Navigating identity after independence: Portuguese men in nineteenth-century Brazil
Keywords:Collective identity, Microhistory, Emotions, Affective practices, “The returned Brazilian”
In 1870, at age 11, Antônio Gonçalves de Carvalho left Portugal to follow his father to Brazil. The back and forth crossing of the Atlantic would become as central for Antônio’s life as it had been for his father and would continue to be for his son. The close reading of unexplored primary sources reveals how Portuguese and Brazilian nations merge into a syncretic identity
expressed in Antônio’s words: “I came to life in my parents’ idolized land, and I wish to leave life in my children’s adored land”. What can serve as a basis for national identities? The Carvalho family’s documents offer the possibility of a new perspective on a question that historiography has conventionally approached via race, ethnicity and religion. By decentering the usual categories and considering emotions instead, this work suggests that feelings of belonging may be a matter of practice rather than destiny.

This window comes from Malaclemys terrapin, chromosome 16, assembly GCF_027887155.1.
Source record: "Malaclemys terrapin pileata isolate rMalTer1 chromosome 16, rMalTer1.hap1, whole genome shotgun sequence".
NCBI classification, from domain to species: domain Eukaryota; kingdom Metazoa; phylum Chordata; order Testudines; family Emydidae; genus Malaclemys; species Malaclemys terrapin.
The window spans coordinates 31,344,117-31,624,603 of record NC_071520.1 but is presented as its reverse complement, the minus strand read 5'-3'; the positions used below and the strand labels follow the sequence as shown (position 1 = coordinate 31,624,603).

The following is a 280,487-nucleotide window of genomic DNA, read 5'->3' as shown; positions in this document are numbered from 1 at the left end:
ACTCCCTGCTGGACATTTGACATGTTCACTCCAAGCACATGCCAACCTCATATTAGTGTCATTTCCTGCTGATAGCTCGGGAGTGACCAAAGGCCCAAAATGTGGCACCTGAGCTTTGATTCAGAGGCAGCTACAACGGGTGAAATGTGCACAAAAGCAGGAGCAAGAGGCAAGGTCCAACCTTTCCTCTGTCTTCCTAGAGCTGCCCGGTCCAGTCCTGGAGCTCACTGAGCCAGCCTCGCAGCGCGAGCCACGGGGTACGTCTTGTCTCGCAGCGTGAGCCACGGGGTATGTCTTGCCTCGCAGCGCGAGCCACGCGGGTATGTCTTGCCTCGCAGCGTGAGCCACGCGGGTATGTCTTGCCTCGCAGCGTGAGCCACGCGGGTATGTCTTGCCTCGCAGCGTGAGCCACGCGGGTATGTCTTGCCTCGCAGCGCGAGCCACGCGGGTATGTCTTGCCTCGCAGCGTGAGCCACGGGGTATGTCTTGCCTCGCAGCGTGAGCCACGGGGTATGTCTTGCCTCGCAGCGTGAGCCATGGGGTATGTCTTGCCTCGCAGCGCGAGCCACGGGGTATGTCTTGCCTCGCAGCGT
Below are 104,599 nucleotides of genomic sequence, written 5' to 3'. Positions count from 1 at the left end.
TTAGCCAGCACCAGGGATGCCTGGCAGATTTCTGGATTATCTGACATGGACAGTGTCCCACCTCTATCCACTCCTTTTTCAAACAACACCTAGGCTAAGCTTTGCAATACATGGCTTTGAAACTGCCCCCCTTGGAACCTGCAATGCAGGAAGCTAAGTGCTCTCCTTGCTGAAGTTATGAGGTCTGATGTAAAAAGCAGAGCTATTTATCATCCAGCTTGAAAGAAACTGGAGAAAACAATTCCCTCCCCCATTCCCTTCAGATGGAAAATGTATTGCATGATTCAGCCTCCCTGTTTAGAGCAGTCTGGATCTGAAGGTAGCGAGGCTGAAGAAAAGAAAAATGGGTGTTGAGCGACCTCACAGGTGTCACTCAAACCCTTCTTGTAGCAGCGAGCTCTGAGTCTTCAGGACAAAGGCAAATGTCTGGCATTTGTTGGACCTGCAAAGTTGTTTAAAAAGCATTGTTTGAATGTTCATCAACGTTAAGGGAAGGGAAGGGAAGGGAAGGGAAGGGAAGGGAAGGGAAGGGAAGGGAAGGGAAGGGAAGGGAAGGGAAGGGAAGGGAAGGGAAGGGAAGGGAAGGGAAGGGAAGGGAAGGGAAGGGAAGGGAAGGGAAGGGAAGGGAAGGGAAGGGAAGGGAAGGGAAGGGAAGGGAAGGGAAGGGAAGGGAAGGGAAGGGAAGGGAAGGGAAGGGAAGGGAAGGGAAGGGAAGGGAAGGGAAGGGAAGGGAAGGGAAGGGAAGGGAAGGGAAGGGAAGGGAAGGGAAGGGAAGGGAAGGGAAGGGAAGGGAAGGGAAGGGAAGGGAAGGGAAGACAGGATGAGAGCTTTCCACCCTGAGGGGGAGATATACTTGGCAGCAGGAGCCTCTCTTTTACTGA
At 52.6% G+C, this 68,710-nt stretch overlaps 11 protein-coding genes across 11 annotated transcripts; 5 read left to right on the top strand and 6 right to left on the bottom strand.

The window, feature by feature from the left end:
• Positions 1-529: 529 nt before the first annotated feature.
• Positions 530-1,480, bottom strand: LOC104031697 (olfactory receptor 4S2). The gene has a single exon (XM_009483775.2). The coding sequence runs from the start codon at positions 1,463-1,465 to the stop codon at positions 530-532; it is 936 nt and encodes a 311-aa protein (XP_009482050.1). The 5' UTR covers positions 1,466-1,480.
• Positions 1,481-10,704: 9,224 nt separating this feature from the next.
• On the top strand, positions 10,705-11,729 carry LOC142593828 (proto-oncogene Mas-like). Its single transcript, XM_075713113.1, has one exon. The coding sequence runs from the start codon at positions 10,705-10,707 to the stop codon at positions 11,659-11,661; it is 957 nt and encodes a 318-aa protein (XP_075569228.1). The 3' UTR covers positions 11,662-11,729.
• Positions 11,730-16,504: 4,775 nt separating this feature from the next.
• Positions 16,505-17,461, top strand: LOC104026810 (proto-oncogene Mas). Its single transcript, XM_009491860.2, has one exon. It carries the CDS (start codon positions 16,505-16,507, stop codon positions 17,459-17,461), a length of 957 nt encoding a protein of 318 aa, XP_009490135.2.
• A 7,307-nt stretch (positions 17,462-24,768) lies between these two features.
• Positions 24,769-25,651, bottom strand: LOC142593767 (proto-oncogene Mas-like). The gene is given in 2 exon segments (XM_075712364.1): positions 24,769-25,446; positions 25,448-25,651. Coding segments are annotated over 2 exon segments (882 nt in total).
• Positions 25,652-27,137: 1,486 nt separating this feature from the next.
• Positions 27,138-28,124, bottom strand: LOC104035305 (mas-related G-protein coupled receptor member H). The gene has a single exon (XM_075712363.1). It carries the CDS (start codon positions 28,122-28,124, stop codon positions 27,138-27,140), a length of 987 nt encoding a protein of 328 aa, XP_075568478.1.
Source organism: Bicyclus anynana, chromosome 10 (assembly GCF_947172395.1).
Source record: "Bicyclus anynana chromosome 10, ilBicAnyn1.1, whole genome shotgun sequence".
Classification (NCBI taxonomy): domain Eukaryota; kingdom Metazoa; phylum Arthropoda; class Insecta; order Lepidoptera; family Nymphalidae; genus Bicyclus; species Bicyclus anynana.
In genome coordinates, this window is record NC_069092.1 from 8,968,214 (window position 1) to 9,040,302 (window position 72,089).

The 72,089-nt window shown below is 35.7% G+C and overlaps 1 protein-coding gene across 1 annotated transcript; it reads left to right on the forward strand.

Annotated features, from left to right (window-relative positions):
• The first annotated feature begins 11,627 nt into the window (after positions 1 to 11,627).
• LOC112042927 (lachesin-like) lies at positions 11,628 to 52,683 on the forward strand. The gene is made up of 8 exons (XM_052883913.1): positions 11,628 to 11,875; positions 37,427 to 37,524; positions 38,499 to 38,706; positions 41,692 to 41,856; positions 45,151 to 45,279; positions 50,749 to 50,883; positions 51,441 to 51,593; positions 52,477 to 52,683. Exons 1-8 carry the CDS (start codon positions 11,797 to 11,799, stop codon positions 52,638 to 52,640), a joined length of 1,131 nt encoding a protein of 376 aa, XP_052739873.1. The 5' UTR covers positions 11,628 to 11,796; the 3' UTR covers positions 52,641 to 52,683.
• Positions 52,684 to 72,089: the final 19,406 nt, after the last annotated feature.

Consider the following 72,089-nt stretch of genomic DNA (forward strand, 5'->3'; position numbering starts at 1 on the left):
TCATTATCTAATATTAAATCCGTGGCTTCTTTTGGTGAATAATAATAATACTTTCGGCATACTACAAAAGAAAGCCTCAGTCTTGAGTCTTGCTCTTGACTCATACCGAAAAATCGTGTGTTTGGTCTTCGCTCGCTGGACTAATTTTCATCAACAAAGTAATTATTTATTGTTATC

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Copyright (c) 2023 Marcia Esteves Agostinho
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